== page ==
LCMS Stewardship Ministry — 2018 December newsletter Article
Throughout his epistles and his preaching recorded in the Book of Acts, St. Paul refers, in one way or another, to thanksgiving and thankfulness nearly 50 times. Whether vertically toward God, or horizontally toward the neighbor, thanksgiving is a major theme within St. Paul’s body of work.
What does this mean? It means thankfulness is intrinsic to the life of those baptized into Christ. In other words, giving thanks is what Christians do as they live out their lives in this world.
The problem is that we often forget this. Consider your average, run-of-the-mill, normal day. When you get home, and your parents, your spouse or your children ask about your day, what first comes to your mind? After 99 percent of things went right, went exactly as planned, were enjoyable and blessings, we tend to focus on and remember the 1 percent of things that went poorly, that didn’t go as planned, and that were nuisances.
We remember the bad things. We focus on discontent. And we fail to give thanks in all circumstances for everything (Eph. 5:20) and to rejoice in the Lord always (Phil. 4:4).
Thankfulness and contentment go together. We are content with things for which we are thankful. St. Paul could be content with having plenty or when in need because He gave thanks to the Lord for all things. He thanked the Lord for those who had prayed for him and listened to his proclamation of the Gospel. He gave thanks for their good works in and for the Church of Christ. He gave thanks for the grace of God in Christ Jesus and found that God’s grace was sufficient for him.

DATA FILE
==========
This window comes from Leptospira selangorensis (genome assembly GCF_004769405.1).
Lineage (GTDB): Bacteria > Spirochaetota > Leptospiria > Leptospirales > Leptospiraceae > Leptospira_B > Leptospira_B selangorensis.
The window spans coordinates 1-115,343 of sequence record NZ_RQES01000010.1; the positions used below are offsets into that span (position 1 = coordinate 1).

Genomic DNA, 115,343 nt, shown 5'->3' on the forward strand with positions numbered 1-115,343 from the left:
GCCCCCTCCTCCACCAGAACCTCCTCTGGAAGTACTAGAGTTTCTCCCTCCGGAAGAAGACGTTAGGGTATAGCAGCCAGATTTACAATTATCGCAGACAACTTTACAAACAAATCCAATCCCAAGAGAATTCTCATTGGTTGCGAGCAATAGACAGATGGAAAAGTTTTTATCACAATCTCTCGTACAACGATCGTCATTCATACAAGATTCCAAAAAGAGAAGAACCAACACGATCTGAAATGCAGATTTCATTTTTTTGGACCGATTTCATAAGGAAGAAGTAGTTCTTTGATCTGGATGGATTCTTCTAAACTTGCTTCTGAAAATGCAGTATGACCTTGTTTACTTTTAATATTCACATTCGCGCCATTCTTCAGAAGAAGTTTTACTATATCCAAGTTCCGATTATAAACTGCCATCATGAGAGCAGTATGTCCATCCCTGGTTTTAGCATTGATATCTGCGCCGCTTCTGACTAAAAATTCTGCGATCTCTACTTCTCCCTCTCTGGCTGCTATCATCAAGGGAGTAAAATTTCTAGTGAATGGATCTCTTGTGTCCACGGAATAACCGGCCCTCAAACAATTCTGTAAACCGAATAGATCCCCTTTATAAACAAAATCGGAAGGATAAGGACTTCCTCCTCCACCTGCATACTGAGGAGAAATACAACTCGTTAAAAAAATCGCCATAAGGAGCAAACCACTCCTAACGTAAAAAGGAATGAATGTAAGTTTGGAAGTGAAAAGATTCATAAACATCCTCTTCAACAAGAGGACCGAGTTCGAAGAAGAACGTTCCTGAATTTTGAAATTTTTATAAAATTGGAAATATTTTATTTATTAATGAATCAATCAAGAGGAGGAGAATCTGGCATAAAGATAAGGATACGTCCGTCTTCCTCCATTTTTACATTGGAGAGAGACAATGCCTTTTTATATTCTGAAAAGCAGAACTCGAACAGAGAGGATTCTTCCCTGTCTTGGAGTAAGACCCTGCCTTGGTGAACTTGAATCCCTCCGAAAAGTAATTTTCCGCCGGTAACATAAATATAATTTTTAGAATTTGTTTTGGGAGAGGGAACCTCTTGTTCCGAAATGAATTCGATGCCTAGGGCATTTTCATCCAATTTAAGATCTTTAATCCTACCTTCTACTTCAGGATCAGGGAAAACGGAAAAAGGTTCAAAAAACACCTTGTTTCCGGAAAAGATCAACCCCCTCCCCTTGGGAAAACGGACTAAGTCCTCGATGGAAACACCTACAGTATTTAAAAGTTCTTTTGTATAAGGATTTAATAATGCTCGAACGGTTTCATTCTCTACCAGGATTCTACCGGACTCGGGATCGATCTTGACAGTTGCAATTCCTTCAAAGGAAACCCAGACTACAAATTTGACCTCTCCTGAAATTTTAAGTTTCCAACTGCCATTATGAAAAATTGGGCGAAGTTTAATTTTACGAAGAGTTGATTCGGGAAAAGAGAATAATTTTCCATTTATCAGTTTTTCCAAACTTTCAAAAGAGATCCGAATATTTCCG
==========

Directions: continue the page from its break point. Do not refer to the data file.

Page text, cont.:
So, give thanks for all things and in all circumstances dear brothers and sisters in Christ. For you have been saved from sin, death, and hell by the death and resurrection of our Lord, Jesus Christ. You have been added to the very family of God in an adoption of grace through Holy Baptism. God is your Father. Our Lord, Jesus Christ is your brother.
But He not only provides for your spiritual well-being, He cares also for this body and life. Your Father in heaven provides food and clothes, house and home, husband, wife, and children. He gives you reason and all your senses. He has given you the raw talents that you have developed into careers. Everything you are and everything that you have is a gift from His fatherly divine goodness and mercy, without any merit or worthiness in you.
Give thanks for these things. Make a list – every morning if you must. Say them out loud. Sing about them within the congregation of the saints. And remember this: God has given you these things so that you may be of service to those around you – your family, your neighbors, your brothers and sisters in Christ. For to whom much is given; much shall be required (Luke 12:48).
LCMS Stewardship Ministry — November 2018 Newsletter Article
Sometimes people don’t like it when pastors talk about stewardship. For some, it hits too close to home. It is easier to talk about bad people in Washington, in history, or overseas than it is to think about what our daily life in Christ is supposed to look like, how we are supposed to love our neighbor. The fact that we don’t like hearing about stewardship certainly means we ought to face it. Here are a few simple and practical realities.